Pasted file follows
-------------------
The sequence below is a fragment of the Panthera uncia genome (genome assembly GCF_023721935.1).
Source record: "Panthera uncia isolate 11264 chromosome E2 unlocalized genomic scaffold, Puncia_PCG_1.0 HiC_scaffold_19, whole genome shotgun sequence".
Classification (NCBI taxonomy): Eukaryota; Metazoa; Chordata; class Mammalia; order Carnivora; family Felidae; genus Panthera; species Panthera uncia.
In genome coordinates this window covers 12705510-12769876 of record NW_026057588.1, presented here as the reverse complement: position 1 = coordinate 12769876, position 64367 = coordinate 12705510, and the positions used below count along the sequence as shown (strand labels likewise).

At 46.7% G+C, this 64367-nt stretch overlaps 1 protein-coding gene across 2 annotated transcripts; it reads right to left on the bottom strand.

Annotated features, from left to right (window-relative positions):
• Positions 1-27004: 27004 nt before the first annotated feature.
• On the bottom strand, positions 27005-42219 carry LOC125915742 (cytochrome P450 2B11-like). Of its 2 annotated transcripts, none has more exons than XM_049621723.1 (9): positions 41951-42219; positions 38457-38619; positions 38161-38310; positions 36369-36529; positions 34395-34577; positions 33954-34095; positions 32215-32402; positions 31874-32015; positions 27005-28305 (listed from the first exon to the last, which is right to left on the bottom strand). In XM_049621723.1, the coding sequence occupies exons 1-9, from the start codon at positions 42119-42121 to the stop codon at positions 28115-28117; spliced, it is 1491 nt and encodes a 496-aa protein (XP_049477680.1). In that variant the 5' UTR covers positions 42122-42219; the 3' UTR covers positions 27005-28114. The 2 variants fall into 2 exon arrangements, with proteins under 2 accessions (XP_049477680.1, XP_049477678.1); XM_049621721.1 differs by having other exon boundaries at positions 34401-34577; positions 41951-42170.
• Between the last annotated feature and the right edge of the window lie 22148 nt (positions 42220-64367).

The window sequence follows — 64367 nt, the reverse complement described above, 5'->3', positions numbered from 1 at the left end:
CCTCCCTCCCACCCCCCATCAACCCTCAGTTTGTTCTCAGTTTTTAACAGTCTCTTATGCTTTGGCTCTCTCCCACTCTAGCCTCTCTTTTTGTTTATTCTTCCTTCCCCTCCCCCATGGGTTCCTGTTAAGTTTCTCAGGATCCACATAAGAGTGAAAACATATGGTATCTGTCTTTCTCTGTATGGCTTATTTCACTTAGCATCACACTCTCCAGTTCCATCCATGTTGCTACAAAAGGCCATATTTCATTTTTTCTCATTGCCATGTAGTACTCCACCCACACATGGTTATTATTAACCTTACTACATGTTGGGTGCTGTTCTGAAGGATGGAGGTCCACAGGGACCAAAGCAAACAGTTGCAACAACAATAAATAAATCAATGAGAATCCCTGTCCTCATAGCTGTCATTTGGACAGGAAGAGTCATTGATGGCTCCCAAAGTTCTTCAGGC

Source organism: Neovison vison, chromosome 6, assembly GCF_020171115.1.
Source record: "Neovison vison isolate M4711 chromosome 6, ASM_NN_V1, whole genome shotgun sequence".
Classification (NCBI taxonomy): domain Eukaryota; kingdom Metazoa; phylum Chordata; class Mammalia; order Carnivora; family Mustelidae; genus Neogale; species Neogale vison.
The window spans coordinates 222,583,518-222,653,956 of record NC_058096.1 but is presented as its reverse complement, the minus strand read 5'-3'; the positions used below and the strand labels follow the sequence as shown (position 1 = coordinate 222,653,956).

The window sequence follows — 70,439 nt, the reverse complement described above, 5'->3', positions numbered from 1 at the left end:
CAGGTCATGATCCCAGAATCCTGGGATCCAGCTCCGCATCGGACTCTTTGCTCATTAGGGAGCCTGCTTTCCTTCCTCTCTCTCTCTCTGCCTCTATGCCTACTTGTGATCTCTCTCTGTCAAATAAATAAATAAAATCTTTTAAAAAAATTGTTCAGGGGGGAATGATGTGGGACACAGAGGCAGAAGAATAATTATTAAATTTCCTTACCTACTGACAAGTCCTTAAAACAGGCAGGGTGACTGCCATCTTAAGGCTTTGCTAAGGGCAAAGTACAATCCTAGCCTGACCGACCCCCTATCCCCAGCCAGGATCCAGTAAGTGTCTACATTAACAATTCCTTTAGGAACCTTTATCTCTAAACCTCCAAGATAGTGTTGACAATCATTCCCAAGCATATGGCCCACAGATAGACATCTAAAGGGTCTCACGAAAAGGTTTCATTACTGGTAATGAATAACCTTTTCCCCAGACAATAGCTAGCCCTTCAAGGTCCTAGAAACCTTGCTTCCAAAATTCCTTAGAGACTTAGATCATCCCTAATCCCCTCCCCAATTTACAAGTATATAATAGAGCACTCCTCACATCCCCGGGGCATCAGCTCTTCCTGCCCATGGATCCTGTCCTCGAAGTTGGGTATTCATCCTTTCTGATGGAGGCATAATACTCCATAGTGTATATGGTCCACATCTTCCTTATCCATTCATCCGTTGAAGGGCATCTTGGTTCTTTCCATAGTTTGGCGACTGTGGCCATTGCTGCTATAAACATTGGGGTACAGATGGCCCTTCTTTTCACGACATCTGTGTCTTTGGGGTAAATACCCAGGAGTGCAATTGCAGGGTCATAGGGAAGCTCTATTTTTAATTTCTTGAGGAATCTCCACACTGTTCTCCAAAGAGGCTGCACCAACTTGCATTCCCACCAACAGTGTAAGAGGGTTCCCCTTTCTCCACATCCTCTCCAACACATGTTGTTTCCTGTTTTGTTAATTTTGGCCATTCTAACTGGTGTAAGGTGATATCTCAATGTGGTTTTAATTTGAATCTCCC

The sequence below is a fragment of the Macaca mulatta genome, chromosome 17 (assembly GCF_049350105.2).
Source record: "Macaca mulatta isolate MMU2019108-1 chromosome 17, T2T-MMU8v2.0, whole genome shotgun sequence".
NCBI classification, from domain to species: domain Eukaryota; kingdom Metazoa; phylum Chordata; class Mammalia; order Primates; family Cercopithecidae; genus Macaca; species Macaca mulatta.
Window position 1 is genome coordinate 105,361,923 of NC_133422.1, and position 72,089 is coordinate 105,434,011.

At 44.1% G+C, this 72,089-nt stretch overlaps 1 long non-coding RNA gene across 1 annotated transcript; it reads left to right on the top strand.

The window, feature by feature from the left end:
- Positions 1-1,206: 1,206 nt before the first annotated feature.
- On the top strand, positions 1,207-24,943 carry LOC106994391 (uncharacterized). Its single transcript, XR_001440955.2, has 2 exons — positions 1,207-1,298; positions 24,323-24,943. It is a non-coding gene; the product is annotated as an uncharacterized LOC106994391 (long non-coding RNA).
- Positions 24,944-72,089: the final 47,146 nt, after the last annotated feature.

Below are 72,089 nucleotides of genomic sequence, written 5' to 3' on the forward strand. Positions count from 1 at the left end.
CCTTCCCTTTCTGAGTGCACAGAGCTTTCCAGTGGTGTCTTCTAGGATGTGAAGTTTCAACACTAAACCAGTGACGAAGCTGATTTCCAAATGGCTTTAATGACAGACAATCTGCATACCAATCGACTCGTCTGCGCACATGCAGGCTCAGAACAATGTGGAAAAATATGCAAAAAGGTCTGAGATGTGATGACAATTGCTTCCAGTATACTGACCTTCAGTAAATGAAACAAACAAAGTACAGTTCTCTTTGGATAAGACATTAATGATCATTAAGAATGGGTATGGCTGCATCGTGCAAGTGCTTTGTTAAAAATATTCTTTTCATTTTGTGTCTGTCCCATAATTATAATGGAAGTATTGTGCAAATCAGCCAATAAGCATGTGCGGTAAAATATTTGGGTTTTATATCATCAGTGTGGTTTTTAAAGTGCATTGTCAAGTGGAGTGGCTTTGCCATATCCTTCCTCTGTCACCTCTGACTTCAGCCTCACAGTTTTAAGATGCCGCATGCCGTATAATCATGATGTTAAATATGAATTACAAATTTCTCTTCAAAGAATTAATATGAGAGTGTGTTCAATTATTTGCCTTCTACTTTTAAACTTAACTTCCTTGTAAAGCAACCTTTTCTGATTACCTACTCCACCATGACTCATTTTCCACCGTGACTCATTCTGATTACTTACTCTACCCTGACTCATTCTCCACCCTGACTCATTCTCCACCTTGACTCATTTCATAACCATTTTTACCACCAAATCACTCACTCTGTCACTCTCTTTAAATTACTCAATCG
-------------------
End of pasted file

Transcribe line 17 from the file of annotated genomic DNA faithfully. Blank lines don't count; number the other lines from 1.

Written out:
CAGGTCATGATCCCAGAATCCTGGGATCCAGCTCCGCATCGGACTCTTTGCTCATTAGGGAGCCTGCTTTCCTTCCTCTCTCTCTCTCTGCCTCTATGCCTACTTGTGATCTCTCTCTGTCAAATAAATAAATAAAATCTTTTAAAAAAATTGTTCAGGGGGGAATGATGTGGGACACAGAGGCAGAAGAATAATTATTAAATTTCCTTACCTACTGACAAGTCCTTAAAACAGGCAGGGTGACTGCCATCTTAAGGCTTTGCTAAGGGCAAAGTACAATCCTAGCCTGACCGACCCCCTATCCCCAGCCAGGATCCAGTAAGTGTCTACATTAACAATTCCTTTAGGAACCTTTATCTCTAAACCTCCAAGATAGTGTTGACAATCATTCCCAAGCATATGGCCCACAGATAGACATCTAAAGGGTCTCACGAAAAGGTTTCATTACTGGTAATGAATAACCTTTTCCCCAGACAATAGCTAGCCCTTCAAGGTCCTAGAAACCTTGCTTCCAAAATTCCTTAGAGACTTAGATCATCCCTAATCCCCTCCCCAATTTACAAGTATATAATAGAGCACTCCTCACATCCCCGGGGCATCAGCTCTTCCTGCCCATGGATCCTGTCCTCGAAGTTGGGTATTCATCCTTTCTGATGGAGGCATAATACTCCATAGTGTATATGGTCCACATCTTCCTTATCCATTCATCCGTTGAAGGGCATCTTGGTTCTTTCCATAGTTTGGCGACTGTGGCCATTGCTGCTATAAACATTGGGGTACAGATGGCCCTTCTTTTCACGACATCTGTGTCTTTGGGGTAAATACCCAGGAGTGCAATTGCAGGGTCATAGGGAAGCTCTATTTTTAATTTCTTGAGGAATCTCCACACTGTTCTCCAAAGAGGCTGCACCAACTTGCATTCCCACCAACAGTGTAAGAGGGTTCCCCTTTCTCCACATCCTCTCCAACACATGTTGTTTCCTGTTTTGTTAATTTTGGCCATTCTAACTGGTGTAAGGTGATATCTCAATGTGGTTTTAATTTGAATCTCCC